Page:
Economy of The European Union
Seasonally adjusted GDP rose by 0.2% in the euro area (EA18) and by 0.3% in the EU28 during the first quarter of 2014, compared with the previous quarter, according to second estimates published by Eurostat, the statistical office of the European Union. In the fourth quarter of 2013, GDP grew by 0.3% in the euro area and by 0.4% in the EU28. Compared with the same quarter of the previous year, seasonally adjusted GDP rose by 0.9% in the euro area and by 1.4% in the EU28 in the first quarter of 2014, after +0.5% and +1.0% respectively in the previous quarter.
In March 2014 compared with February 2014, seasonally adjusted industrial production fell by 0.3% in the euro area (EA18) and by 0.2% in the EU28, according to estimates from Eurostat. In February 2014 industrial production rose by 0.2% and 0.3% respectively. In March 2014 compared with March 2013, industrial production dropped by 0.1% in the euro area and increased by 0.5% in the EU28.
The first estimate for the euro area (EA18) trade in goods balance with the rest of the world in March 2014 gave a 17.1 billion euro surplus, compared with +21.9 bn in March 2013. The February 2014 balance was +14.2 bn, compared with +9.8 bn in February 2013. In March 2014 compared with February 2014, seasonally adjusted exports fell by 0.5% and imports by 0.6%. The first estimate for the March 2014 extra-EU28 trade balance was a 3.9 bn euro surplus, compared with +14.7 bn in March 2013. In February 2014 the balance was +4.7 bn, compared with +1.2 bn in February 2013. In March 2014 compared with February 2014, seasonally adjusted exports fell by 1.2% while imports remained stable.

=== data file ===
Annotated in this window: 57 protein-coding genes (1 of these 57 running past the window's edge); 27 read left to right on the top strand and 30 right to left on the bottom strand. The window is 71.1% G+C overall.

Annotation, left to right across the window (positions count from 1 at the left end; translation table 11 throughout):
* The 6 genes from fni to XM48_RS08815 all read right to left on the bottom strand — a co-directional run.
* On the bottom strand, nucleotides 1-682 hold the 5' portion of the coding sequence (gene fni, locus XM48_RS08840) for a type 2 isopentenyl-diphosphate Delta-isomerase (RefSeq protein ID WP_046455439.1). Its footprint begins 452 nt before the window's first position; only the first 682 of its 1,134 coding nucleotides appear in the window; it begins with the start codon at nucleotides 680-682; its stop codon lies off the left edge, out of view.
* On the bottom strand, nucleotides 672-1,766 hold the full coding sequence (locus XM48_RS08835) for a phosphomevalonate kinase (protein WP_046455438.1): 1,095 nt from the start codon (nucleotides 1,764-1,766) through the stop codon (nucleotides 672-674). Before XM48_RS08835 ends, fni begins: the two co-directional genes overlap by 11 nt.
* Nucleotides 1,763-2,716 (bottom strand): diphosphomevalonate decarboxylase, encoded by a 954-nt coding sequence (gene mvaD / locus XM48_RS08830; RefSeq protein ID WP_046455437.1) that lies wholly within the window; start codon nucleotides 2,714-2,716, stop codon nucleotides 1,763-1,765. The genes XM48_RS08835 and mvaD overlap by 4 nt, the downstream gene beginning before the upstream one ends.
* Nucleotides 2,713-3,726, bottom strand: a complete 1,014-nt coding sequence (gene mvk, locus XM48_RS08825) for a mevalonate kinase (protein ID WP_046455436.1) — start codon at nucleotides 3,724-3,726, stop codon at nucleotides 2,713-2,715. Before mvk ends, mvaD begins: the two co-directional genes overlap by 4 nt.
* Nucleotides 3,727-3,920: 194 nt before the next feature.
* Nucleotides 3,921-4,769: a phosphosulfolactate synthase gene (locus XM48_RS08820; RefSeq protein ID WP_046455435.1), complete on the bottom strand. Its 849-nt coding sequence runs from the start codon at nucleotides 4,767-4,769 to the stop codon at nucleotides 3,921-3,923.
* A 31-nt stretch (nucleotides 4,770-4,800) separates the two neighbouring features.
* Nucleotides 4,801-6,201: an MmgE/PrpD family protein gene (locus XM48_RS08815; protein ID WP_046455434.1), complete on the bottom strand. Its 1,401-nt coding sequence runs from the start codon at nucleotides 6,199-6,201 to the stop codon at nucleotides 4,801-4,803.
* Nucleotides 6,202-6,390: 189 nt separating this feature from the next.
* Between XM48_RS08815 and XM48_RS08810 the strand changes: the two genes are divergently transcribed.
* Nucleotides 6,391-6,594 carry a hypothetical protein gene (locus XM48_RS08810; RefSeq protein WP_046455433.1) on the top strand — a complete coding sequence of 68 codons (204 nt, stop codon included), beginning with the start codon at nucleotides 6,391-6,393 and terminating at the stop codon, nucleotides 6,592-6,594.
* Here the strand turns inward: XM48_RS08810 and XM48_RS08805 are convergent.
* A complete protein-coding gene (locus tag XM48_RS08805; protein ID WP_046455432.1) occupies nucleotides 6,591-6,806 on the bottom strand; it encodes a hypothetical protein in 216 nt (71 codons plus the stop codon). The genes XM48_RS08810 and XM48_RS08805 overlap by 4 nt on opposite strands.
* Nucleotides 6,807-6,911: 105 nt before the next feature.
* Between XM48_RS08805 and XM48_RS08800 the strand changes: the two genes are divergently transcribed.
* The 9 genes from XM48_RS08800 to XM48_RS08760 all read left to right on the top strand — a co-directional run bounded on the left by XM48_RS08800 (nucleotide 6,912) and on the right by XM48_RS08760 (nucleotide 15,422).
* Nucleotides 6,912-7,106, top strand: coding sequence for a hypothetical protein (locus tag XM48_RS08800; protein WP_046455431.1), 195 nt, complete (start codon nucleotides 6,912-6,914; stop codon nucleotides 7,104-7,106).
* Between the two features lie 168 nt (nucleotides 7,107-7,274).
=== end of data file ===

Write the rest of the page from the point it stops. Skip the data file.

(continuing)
The euro area (EA18) seasonally-adjusted unemployment rate was 11.7% in April 2014, down from 11.8% in March 2014, and from 12.0% in April 2013. The EU28 unemployment rate was 10.4% in April 2014, down from 10.5% in March 2014, and from 10.9% in April 2013. These figures are published by Eurostat. Eurostat estimates that 25.471 million men and women in the EU28, of whom 18.751 million were in the euro area, were unemployed in April 2014. Compared with March 2014, the number of persons unemployed decreased by 151 000 in the EU28 and by 76 000 in the euro area. Compared with April 2013, unemployment fell by 1.167 million in the EU28 and by 487 000 in the euro area.